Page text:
Reading my daily digital newspaper (Google Reader) I found this article on foreign sales on Truly Free Film. Ted asks a colleague to explain how do foreign sales come up with the numbers. In short, based on a budget percentage, but it doesn’t end there by any means.
After this interesting read I was lead to Wall Street Journal for another article on the dismal state of foreign sales at the moment. It discusses the lack of interest in American cinema and the boost of local content world wide. I thought this was great news because SA now just has to catch up with the trend.
Enjoy the read!
*Glen Basner on Truly Free Film*
There are many factors in determining what a territorial license fee should be, a percentage of the budget is only one. These are standard amounts that are “typical” for an individual territory based on what distributors have paid historically (Yes, the world has changed quite a bit recently!). I don’t believe that they apply in singular fashion unless you are contemplating some form of output deal.
On a single picture license, a distributor will want to know what the budget level is so that: a) they understand what the production value will be; and b) they can feel comfortable that they are not paying an excessive amount in relation to the cost of the film. These are valid points but what people forget is that ultimately the budget of the film does not necessarily have a correlation with its success at the box office (Blair Witch etc).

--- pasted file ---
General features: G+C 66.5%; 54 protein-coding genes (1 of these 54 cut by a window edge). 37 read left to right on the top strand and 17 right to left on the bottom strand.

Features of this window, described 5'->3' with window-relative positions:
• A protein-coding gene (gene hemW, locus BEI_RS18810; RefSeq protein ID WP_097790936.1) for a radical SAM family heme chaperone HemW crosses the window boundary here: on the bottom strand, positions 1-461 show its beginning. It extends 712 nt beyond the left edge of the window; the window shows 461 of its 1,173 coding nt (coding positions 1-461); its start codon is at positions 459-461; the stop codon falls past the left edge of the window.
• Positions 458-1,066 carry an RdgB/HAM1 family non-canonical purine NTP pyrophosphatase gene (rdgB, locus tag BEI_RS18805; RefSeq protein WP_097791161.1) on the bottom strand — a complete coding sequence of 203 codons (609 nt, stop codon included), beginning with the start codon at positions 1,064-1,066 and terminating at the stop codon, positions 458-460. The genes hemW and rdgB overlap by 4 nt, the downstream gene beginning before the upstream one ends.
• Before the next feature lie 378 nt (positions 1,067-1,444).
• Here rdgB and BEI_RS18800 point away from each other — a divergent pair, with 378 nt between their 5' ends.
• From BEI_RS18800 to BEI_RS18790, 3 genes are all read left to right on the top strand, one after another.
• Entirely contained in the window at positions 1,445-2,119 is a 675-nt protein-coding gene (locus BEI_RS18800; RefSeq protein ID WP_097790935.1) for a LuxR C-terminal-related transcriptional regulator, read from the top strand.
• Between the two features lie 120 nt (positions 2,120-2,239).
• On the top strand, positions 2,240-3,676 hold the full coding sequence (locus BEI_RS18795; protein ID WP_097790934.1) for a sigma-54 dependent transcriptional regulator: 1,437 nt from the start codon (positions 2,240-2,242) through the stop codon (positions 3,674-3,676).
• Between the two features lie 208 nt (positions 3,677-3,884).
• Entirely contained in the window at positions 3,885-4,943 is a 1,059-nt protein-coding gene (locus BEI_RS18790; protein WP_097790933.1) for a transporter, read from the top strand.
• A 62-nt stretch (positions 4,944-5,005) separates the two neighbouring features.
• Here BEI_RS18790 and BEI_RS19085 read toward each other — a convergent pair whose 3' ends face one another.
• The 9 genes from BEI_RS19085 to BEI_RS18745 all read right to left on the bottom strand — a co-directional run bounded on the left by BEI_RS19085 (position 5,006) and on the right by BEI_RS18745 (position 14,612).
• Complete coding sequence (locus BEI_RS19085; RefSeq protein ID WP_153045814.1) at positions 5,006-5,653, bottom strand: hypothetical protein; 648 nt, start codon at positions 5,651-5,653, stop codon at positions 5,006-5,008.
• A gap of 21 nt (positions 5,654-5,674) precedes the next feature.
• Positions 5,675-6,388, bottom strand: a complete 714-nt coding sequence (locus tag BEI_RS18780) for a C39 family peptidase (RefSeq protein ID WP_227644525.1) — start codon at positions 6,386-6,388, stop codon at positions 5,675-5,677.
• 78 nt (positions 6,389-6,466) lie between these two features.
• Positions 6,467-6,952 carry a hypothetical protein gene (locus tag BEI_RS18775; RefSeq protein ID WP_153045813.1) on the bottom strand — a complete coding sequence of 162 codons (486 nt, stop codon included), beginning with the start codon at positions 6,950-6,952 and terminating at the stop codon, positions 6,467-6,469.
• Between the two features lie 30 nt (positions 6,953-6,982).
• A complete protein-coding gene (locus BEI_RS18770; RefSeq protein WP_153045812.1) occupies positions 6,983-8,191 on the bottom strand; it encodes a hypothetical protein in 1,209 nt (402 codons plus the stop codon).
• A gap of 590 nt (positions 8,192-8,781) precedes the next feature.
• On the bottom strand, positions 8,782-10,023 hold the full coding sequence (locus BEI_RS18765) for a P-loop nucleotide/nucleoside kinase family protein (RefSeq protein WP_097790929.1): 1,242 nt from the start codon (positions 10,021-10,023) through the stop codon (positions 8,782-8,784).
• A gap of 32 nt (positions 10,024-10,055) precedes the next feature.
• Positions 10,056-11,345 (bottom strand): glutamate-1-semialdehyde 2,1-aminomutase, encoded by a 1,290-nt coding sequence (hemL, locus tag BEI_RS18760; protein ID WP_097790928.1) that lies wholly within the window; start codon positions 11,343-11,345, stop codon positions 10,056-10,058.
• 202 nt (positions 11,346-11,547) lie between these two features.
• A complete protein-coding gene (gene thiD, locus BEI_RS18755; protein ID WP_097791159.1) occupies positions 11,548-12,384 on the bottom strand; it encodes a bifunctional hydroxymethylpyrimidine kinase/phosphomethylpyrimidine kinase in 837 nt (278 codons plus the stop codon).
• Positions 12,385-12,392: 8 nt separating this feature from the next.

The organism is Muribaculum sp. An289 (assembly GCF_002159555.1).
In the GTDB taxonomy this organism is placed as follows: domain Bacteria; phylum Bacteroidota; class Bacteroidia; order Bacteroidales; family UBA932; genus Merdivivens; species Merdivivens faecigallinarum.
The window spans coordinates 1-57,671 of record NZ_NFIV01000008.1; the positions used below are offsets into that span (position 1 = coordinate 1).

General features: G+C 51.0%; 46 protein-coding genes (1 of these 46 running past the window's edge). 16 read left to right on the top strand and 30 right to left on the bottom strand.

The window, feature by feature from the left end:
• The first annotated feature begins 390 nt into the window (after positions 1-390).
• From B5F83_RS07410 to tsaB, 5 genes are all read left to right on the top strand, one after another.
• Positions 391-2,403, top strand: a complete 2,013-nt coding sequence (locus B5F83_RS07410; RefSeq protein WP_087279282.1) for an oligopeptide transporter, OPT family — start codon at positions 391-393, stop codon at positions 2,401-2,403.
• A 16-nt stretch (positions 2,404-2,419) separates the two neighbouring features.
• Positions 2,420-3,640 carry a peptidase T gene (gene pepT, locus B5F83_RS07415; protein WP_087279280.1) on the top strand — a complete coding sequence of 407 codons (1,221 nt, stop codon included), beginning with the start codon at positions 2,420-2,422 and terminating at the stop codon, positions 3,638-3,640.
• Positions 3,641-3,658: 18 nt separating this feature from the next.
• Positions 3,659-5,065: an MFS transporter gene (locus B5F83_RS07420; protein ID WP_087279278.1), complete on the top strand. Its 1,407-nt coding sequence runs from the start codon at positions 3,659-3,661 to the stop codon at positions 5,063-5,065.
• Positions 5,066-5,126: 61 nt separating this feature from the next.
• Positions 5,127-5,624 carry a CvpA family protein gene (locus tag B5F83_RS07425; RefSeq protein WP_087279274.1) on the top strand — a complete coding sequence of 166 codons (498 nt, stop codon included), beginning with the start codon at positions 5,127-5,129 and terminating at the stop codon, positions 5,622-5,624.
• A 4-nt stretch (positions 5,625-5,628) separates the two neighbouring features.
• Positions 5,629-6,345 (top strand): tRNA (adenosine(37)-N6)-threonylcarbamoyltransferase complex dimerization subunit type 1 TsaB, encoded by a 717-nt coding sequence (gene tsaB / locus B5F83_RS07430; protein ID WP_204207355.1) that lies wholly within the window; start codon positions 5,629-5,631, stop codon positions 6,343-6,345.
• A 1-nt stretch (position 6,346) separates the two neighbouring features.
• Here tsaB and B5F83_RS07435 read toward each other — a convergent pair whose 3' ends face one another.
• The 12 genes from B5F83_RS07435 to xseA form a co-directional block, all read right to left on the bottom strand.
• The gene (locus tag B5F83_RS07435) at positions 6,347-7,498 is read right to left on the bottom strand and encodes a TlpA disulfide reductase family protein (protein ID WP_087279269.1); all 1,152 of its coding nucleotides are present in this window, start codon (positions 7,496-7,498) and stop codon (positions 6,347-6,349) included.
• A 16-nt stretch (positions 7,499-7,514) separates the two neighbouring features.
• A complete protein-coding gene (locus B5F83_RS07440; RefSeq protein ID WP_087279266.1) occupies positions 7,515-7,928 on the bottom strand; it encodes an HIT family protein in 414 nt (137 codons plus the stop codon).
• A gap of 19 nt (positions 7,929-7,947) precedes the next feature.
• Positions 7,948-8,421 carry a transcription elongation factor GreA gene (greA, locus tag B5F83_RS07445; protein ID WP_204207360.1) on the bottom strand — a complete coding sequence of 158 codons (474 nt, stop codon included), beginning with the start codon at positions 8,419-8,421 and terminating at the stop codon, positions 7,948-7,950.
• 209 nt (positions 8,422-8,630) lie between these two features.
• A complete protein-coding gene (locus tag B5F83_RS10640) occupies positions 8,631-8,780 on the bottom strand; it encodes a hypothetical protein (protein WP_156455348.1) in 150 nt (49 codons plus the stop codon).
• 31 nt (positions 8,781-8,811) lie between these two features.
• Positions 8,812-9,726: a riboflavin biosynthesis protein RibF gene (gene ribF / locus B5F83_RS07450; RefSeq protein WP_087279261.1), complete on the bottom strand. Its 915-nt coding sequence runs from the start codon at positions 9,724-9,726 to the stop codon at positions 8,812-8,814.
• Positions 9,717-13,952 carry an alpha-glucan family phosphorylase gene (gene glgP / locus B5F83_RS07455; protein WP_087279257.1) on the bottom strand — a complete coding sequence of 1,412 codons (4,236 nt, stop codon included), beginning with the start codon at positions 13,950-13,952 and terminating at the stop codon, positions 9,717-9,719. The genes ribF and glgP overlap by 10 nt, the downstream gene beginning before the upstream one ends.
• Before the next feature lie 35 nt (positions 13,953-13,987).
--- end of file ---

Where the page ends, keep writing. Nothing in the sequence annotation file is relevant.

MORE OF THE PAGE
Our approach is to think like a distributor and run estimates, both revenue and expense, for a film in all media to determine a low, base and high value a film is likely to have in any given territory. With these estimates we can back into a license fee figure that would allow for a distributor to make money should the film turn out well. The budget comes into play if the sum total of our international estimates do not raise enough money to finance a film.
Excerpt Wall Street Journal
Indie Films Suffer Drop-Off in Rights Sales
* APRIL 20, 2009
In the latest challenge to the American movie business, a crucial source of funding for independent films; sales of foreign-distribution rights, is rapidly drying up.
For decades, independent movie producers in the U.S. have routinely been able to fund their films by selling the rights to distribute them abroad. If the production featured a big-name actor or director, the rights were often sold before the movie was finished, providing producers with 50% or more of their production budget.
In addition, shifting tastes in many markets have favored local films over American fare. The breakout success in France of “Welcome to the Sticks” last year and, more recently, “LOL (Laughing Out Loud),” has persuaded some distributors to stick with products made on their native ground.
“The success of local movies has diminished the demand for U.S. movies that don’t have a cross-territorial appeal,” says Bill Block, a veteran film financier who bought “The Blair Witch Project” a decade ago and went on to found QED International, a film production and foreign-sales company.
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